Shaykh Fawzaan (may Allah preserve him) listed the 10 ways of obtaining the Love of Allah as mentioned by Ibn al-Qayyim (may Allah have mercy on him):

1. Reading the Qur’aan, pondering over it and understanding it with its intended meanings.

2. Drawing closer to Allaah with the nawaafil (supererogatory acts of worship) after the [fulfillment of the] obligatory acts.

3. Constant remembrance of Allah in all situations with the tongue, the heart, and the action [of the limbs].

4. Preferring that which Allah loves over what the servant loves when the fulfillment of the two conflict.

5. Contemplation over the names and attributes of Allah and what they indicate [of His] perfection and magnificence. And also [contemplating over] what they contain from praiseworthy implications.

6. Contemplation over both the hidden and apparent blessings of Allah, while bearing witness to His kindness, favor, and distribution of His grace upon His servants.

7. Humbling oneself and wholly submitting to Allah while admitting one’s dire need of Him.

8. Seclusion with Allah at the time of His Divine descent [that is befitting of His perfection and glory] in the last third of the night. And reciting the Qur’aan at this time and concluding it by making tawbah (repentance) and istighfaar (seeking forgiveness).

9. Sitting with the people of goodness and integrity, those who love Allah, and benefiting from their speech.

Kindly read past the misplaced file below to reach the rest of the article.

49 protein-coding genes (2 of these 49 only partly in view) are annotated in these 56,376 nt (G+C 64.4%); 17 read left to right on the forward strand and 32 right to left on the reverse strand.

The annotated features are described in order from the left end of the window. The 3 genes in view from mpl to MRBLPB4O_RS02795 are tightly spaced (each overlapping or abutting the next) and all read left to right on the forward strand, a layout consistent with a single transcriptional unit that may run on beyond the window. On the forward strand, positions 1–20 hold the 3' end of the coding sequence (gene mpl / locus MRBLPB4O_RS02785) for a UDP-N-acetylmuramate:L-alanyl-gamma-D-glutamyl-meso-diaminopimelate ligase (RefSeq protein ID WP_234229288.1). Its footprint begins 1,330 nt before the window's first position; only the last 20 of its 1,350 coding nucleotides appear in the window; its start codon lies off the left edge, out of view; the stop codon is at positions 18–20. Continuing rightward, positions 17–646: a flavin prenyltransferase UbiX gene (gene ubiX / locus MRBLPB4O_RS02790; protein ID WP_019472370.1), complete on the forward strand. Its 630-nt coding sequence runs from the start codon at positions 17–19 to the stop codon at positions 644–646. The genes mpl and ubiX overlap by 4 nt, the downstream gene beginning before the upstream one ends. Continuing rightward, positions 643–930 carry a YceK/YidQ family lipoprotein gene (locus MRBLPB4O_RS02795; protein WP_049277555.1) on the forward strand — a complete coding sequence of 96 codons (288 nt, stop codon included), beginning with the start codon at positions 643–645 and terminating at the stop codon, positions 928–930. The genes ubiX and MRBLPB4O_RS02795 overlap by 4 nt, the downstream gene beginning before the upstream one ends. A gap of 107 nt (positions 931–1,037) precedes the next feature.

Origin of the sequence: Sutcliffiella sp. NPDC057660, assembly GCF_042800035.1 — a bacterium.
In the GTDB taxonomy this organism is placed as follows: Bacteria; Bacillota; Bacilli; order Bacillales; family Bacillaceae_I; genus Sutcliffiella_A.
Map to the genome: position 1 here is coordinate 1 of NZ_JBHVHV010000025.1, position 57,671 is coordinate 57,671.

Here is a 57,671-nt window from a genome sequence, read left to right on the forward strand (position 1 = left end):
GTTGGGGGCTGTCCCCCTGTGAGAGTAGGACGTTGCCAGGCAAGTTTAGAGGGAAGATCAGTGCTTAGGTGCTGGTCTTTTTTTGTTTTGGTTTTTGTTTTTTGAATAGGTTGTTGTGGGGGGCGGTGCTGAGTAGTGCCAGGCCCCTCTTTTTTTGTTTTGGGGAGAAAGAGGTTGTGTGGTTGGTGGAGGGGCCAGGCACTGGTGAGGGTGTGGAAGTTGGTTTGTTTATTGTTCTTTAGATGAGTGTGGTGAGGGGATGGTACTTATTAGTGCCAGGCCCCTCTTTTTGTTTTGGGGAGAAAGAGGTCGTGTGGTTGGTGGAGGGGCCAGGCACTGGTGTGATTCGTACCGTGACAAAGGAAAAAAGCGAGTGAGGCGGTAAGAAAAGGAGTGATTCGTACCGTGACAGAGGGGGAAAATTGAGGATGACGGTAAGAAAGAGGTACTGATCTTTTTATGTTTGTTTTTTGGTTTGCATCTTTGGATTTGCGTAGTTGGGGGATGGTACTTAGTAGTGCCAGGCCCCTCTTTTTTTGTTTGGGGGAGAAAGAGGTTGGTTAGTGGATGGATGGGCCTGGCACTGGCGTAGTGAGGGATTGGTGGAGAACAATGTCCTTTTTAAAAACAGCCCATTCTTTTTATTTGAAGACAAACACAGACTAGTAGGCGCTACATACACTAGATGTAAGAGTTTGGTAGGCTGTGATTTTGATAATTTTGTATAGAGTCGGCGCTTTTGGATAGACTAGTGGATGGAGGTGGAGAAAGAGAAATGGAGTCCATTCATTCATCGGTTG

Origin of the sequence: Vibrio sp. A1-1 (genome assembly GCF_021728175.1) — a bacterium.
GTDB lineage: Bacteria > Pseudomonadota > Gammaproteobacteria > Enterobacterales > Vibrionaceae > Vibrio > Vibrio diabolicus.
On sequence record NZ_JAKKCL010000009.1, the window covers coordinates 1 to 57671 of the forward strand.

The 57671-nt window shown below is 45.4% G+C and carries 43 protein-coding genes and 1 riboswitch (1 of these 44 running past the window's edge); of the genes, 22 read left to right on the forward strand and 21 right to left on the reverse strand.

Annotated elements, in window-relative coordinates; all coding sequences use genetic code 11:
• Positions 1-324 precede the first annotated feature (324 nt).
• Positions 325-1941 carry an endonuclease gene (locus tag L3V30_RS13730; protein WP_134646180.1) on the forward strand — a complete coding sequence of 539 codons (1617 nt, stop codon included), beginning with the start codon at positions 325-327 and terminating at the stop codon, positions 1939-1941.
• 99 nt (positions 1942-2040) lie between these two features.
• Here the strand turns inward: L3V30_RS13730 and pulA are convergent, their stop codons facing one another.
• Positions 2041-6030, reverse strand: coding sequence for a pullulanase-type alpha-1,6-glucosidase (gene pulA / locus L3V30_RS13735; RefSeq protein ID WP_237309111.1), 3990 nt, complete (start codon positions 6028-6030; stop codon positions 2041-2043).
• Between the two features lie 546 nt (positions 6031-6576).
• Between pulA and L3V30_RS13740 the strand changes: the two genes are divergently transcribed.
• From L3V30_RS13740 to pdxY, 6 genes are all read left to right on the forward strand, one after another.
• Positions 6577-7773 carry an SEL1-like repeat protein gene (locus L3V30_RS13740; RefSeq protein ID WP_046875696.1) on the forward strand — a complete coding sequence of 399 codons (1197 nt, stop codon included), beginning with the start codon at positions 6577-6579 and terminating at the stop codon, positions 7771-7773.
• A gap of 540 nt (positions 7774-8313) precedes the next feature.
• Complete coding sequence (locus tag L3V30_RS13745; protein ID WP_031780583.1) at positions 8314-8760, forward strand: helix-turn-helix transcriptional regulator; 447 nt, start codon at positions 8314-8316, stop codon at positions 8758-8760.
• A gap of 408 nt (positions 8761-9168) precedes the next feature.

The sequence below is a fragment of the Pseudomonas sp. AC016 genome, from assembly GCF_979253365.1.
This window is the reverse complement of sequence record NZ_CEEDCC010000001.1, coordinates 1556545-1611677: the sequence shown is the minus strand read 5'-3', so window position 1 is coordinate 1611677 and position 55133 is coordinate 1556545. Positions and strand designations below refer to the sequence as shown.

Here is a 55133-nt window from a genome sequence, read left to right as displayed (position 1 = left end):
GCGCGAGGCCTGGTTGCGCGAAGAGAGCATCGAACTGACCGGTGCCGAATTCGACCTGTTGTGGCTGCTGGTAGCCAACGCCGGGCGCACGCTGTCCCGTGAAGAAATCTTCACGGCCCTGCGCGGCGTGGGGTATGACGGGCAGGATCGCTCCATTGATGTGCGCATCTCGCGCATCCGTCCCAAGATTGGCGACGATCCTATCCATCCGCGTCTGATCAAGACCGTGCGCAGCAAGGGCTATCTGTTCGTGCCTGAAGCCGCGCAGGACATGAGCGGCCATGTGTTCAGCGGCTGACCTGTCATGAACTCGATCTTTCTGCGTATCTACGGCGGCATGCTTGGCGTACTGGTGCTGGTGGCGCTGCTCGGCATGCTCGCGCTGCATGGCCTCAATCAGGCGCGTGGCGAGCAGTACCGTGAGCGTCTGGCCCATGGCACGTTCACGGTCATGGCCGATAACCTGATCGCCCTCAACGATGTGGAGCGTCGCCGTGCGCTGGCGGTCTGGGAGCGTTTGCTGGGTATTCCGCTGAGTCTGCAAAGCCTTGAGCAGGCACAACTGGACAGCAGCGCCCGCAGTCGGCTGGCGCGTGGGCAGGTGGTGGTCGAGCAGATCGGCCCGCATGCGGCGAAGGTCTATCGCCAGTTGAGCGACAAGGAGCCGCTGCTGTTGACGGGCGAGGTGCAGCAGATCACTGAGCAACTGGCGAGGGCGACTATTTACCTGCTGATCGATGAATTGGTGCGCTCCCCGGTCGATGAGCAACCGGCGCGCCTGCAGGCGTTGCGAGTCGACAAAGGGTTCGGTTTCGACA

10. Distancing one’s self from any distracting means that would hinder the heart from Allah [and his remembrance].


Source: Al-Irshaad Ilaa Saheeh al-I’tiqaad by Shaykh Fawzaan, p.77

Translated by Abu Yusuf Khaleefah

Ladies & Gentlemen of A.D. 2088:

It has been suggested that you might welcome words of wisdom from the past, and that several of us in the twentieth century should send you some. Do you know this advice from Polonius in Shakespeare’s Hamlet: ‘This above all: to thine own self be true’? Or what about these instructions from St. John the Divine: ‘Fear God, and give glory to Him; for the hour of His judgment has come’? The best advice from my own era for you or for just about anybody anytime, I guess, is a prayer first used by alcoholics who hoped to never take a drink again: ‘God grant me the serenity to accept the things I cannot change, courage to change the things I can, and wisdom to know the difference.’

Our century hasn’t been as free with words of wisdom as some others, I think, because we were the first to get reliable information about the human situation: how many of us there were, how much food we could raise or gather, how fast we were reproducing, what made us sick, what made us die, how much damage we were doing to the air and water and topsoil on which most life forms depended, how violent and heartless nature can be, and on and on. Who could wax wise with so much bad news pouring in?